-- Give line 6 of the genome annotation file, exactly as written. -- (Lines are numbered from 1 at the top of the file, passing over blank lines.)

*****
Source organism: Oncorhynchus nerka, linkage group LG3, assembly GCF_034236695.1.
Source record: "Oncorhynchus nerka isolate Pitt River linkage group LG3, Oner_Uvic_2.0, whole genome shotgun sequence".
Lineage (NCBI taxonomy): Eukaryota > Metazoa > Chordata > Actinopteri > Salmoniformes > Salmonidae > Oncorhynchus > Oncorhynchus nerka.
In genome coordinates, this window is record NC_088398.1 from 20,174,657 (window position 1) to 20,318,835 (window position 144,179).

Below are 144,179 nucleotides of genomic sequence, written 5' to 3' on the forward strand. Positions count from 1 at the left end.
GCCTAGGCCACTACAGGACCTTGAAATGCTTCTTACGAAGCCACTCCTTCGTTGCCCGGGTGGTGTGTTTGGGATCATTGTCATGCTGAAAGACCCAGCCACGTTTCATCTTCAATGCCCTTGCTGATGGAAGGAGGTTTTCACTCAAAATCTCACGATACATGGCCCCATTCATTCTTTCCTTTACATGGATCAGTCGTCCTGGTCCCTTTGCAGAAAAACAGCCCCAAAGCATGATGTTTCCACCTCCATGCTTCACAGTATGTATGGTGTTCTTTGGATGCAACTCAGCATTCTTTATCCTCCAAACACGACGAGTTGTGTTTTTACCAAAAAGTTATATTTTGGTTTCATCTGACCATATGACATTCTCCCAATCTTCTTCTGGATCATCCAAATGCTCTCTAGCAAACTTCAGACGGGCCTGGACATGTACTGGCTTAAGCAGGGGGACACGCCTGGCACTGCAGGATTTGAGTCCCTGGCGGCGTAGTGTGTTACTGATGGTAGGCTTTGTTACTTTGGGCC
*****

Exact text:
GCCTAGGCCACTACAGGACCTTGAAATGCTTCTTACGAAGCCACTCCTTCGTTGCCCGGGTGGTGTGTTTGGGATCATTGTCATGCTGAAAGACCCAGCCACGTTTCATCTTCAATGCCCTTGCTGATGGAAGGAGGTTTTCACTCAAAATCTCACGATACATGGCCCCATTCATTCTTTCCTTTACATGGATCAGTCGTCCTGGTCCCTTTGCAGAAAAACAGCCCCAAAGCATGATGTTTCCACCTCCATGCTTCACAGTATGTATGGTGTTCTTTGGATGCAACTCAGCATTCTTTATCCTCCAAACACGACGAGTTGTGTTTTTACCAAAAAGTTATATTTTGGTTTCATCTGACCATATGACATTCTCCCAATCTTCTTCTGGATCATCCAAATGCTCTCTAGCAAACTTCAGACGGGCCTGGACATGTACTGGCTTAAGCAGGGGGACACGCCTGGCACTGCAGGATTTGAGTCCCTGGCGGCGTAGTGTGTTACTGATGGTAGGCTTTGTTACTTTGGGCC